Assessment of Glacier Area Change in the Tekes River Basin, Central Tien Shan, Kazakhstan Between 1976 and 2013 Using Landsat and KH-9 Imagery
Other literature type
(issn: 1994-0424, eissn: 1994-0424)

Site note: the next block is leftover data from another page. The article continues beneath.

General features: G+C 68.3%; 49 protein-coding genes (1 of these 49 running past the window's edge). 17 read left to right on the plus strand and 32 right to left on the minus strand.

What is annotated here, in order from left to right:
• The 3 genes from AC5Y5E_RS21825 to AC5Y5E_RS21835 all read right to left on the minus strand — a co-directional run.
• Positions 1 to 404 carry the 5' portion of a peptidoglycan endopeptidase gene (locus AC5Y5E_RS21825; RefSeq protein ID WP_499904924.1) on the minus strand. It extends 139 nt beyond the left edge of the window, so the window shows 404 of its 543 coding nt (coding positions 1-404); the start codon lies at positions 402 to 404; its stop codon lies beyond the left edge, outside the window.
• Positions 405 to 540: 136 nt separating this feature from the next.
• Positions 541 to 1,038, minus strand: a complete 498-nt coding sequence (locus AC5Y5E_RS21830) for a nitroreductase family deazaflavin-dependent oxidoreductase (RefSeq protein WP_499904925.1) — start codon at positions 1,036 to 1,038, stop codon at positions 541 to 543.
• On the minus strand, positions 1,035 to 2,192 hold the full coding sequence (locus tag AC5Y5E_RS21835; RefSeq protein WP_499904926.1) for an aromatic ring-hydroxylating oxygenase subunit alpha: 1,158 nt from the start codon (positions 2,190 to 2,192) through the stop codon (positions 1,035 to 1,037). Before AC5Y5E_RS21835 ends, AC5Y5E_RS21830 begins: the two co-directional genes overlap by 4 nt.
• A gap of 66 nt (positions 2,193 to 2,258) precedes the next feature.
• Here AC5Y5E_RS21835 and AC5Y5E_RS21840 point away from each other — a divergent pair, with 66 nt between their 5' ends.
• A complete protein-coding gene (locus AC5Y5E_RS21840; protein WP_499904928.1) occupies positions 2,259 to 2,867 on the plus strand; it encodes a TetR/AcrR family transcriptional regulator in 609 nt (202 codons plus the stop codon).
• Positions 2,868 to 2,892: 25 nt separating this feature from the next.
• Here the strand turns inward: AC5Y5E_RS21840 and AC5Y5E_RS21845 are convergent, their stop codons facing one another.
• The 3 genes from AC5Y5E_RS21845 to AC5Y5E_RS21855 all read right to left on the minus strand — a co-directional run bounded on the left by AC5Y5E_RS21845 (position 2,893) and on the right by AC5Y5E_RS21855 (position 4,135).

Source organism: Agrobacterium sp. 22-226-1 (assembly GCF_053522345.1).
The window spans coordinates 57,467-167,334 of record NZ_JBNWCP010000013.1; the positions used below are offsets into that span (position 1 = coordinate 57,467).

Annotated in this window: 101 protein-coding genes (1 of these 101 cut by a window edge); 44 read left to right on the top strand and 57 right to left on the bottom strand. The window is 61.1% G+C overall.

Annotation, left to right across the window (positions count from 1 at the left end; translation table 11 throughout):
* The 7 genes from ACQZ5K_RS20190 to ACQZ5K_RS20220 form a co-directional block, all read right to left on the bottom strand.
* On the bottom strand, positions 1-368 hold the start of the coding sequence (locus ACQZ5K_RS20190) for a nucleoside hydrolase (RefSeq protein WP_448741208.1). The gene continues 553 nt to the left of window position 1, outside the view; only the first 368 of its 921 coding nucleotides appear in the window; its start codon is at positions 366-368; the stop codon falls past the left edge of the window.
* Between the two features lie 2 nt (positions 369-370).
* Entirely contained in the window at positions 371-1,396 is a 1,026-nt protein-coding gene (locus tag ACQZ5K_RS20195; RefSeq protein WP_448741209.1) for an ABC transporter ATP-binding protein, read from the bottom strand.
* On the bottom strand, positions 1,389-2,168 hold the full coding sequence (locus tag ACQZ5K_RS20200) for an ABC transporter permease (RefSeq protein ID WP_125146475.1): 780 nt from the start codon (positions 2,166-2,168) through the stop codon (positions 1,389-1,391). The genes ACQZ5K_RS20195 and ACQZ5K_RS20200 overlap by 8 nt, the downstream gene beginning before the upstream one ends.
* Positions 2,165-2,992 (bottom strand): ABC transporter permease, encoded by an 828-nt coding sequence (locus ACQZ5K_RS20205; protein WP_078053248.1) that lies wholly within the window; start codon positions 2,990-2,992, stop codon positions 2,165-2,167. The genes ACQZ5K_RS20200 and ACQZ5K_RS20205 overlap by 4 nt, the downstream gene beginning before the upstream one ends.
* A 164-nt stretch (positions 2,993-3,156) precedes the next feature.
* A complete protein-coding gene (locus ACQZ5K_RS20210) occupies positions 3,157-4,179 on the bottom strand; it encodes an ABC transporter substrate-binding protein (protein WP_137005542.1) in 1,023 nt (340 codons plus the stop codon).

Changes in glacierized area in the Kazakhstani sector of the Tekes River basin were assessed using Landsat and KH-9 imagery from 2013, 1992 and 1976. Between 1992 and 2013, the combined area of 118 glaciers declined from 121.4 ± 9.2 km<sup>2</sup> to 105.0 ± 5.5 km<sup>2</sup>. The total area loss was 16.4 ± 5.9 km<sup>2</sup> or 13.5 ± 7.5 %. The rate of area reduction was 0.78 km<sup>2</sup> a<sup>-1</sup> or 0.64 % a<sup>-1</sup>. This rate is lower than in other regions of northern Tien Shan because of the presence of several large glaciers in the sample. The combined glacier area in 2013 exceeds the combined glacier area reported by the RGI5.0/GAMDAM inventories for 1999–2003 by 24 % because the latter did not include glacierized areas on slopes exceeding 40° and a number of small glaciers. Changes in the recession rates between 1976, 1992 and 2013 were examined using a sub-sample of 28 glaciers which occupied 61% of the total glacierized area in 1992 and 64 % in 2013. These glaciers lost 8.3 ± 5.6 % in the 1976–1992 period, 8.4 ± 5.9 % in the 1992–2013 period and 16.0 ± 5.8 % between 1976 and 2013. The recession rates were 0.52 ± 0.35 % a<sup>-1</sup> in 1976–1992 and 0.40 ± 0.28 % a<sup>-1</sup> in 1992–2013 and although they appear to indicate a slow down in the glacier recession, the change in the retreat rates is within the uncertainty of measurement. The relative reduction in glacier area in the sub-sample is lower than for the basin as a whole because of a larger size of glaciers. Temperature increase was observed in all seasons reaching 0.18 °C per 10 years in summer and 0.39 °C per 10 years in autumn in the 1947–2015 period. Precipitation exhibited strong variability declining between 1952 and 1977 and then increasing until 2000s with a number of dry years in the 2010s. There was no statistically significant difference between the means of annual precipitation in the 1952–1977 and 1977–2015 periods. Combined with the nearly steady recession rates, this suggests that it is an increase in summer, late spring and early autumn temperature that drives glacier retreat.